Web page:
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RAHN: Misplaced interests
How politicians calling for higher taxes are helping themselves, not you
Question of the Day
There is considerable evidence that drinking one glass of red wine per day for most middle-aged men has more health benefits than costs. There is also considerable evidence that drinking three or more glasses of wine per day causes more health problems than benefits. Even so, the owner of your favorite winery might encourage you to drink at least three glasses a day, perhaps with the following argument: “If you and my other customers drink three times as much, it will enable me to hire more workers, thus increasing employment.” What the winery owner conveniently ignores is the damage the additional drinking causes to both your health and your pocketbook, and the fact that if you spend less on wine, you probably will be spending more on other goods and services, thus increasing employment in those areas.
Many of the economic arguments I hear from the political class — including members of Congress and President Obama — are equally fallacious. It is tiresome to hear the president (as he did again last week during his news conference) and others say, time and time again that if we just tax and spend a bit more, our problems will diminish.
Rational people understand that some government is necessary, but too much government is destructive both to one’s pocketbook and one’s liberties. Those who advocate more government spending are much like the owner of the winery who confuses one’s self-interest with the public interest. The fact is that virtually all studies that have examined the optimum size of government have concluded that government spending that is more than 30 percent of gross domestic product (GDP) is counterproductive. Many studies have shown the optimum size to be well under 25 percent. Federal, state and local government spending in the United States now is about 40 percent. By comparison, in 1990, it was 33 percent; in 1960, it was 27 percent; and in 1913, it was 7.5 percent of GDP. By optimum size, economists mean that the costs of government activities in general (which, of course, vary from activity to activity) do not exceed the benefits.
The costs of government also include the negative effects of taxing and borrowing, which discourage work, saving and investment. Steve Entin, a former Treasury official and now a senior fellow at the nonpartisan Tax Foundation, has produced solid studies showing that the short-term revenue-maximizing rate for the capital-gains tax is between 9 percent and 10 percent. Mr. Entin’s studies also show that the revenue-maximizing rate for the corporate income tax is 14 percent, in contrast to the current U.S. rate of 35 percent — the highest in the world — making the United States noncompetitive.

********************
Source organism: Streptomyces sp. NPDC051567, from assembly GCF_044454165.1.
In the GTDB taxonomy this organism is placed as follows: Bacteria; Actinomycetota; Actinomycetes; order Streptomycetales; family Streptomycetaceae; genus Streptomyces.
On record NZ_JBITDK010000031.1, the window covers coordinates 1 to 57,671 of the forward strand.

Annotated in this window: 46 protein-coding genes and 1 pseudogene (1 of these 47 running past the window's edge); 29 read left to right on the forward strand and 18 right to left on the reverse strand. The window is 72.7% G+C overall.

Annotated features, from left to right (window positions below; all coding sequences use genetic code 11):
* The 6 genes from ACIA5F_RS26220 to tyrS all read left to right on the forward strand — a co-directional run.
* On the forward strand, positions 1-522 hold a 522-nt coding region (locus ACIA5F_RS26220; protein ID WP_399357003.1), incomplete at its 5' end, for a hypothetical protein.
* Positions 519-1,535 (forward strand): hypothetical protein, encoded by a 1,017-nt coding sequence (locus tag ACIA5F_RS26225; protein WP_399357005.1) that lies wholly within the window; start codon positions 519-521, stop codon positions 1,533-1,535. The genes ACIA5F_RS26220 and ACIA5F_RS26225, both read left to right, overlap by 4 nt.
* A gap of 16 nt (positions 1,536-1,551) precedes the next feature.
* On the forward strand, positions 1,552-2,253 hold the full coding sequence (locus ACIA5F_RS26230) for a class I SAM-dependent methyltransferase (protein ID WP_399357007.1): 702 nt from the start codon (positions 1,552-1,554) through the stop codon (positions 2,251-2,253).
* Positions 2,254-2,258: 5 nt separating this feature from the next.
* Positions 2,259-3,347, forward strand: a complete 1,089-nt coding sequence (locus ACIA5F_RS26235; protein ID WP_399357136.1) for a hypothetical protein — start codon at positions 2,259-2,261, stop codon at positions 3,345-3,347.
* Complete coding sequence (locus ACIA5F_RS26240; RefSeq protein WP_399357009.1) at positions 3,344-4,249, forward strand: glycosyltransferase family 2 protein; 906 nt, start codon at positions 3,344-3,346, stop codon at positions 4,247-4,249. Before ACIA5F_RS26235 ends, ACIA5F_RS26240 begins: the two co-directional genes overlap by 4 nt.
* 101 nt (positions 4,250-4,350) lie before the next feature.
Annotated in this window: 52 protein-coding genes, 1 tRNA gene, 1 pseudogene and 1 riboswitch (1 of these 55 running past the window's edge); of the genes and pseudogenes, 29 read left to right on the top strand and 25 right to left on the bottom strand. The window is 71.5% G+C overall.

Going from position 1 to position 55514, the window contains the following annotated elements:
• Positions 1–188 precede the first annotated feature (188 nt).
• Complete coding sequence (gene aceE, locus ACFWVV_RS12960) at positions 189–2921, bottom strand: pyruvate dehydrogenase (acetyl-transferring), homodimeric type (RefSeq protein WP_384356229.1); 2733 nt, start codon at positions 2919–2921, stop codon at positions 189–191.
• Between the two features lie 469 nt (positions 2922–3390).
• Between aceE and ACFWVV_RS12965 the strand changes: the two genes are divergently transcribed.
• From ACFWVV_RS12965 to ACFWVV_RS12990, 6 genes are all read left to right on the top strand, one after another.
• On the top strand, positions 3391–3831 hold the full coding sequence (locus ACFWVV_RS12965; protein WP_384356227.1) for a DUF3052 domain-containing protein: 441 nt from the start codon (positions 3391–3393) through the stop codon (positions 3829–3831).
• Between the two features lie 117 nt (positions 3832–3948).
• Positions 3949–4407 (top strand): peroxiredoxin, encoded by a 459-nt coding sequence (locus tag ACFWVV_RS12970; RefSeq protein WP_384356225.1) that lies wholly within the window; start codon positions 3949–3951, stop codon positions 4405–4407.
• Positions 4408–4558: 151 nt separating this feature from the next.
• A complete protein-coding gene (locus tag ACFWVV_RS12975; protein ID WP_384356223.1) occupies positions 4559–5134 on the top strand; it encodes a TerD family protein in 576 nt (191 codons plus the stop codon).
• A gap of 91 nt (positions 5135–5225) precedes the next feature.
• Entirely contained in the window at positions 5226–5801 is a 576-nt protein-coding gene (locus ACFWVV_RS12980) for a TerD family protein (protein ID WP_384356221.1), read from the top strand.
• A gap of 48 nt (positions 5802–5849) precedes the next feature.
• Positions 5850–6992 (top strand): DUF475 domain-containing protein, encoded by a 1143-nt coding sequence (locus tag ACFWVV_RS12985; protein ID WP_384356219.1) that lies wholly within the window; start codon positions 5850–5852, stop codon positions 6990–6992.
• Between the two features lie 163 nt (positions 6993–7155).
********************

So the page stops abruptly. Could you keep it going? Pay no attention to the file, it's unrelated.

Economics Nobel laureate James Mirrlees has shown that the long-run revenue-maximizing individual tax rate is approximately 20 percent. (Earlier on, Sir James was an adviser to British Labor Party officials and had supported high marginal tax rates before he had completed his research.) In addition, there is considerable evidence that even in shorter-run periods, maximum revenue is achieved at rates of less than 35 percent. For instance, the proportion of the tax paid by top earners greatly increased when the maximum federal tax rate was reduced to 35 percent during the Bush administration. The revenue-maximizing tax rate for any tax is normally above the rate that maximizes job and wealth production, and so society may benefit from even lower tax rates. The reason these numbers are not close to 100 percent is that it is well known that people will spend considerable effort to find legal or even illegal means to avoid paying taxes, including working, saving and investing less, leading to lower economic output and a smaller tax base, which means less tax revenue. This is the “Laffer curve” effect.
No serious person who really understands the negative economic impact of ever-bigger government, higher tax rates and more borrowing could support such proposals. Certainly, I am aware that when I write “no serious person” could support these things, I am referring to more than half of the Washington political class, including the media. A serious person could support more spending on a specific government program that might provide more benefits than costs, provided that person was also for reducing equal or larger government programs that do not meet the cost-benefit test. A serious person might also support a type of tax increase (an excise tax) that would do less damage than the current high income-tax rates, if the tax increase was made totally conditional on an income-tax reduction first.
The next time you hear a politician say, “We need to have more government spending,” immediately picture that person as the one who is standing behind the bar, encouraging you to have another drink. Does the bartender have your best interests at heart, or is he squeezing more money out of you?
Richard W. Rahn is a senior fellow at the Cato Institute and chairman of the Institute for Global Economic Growth.
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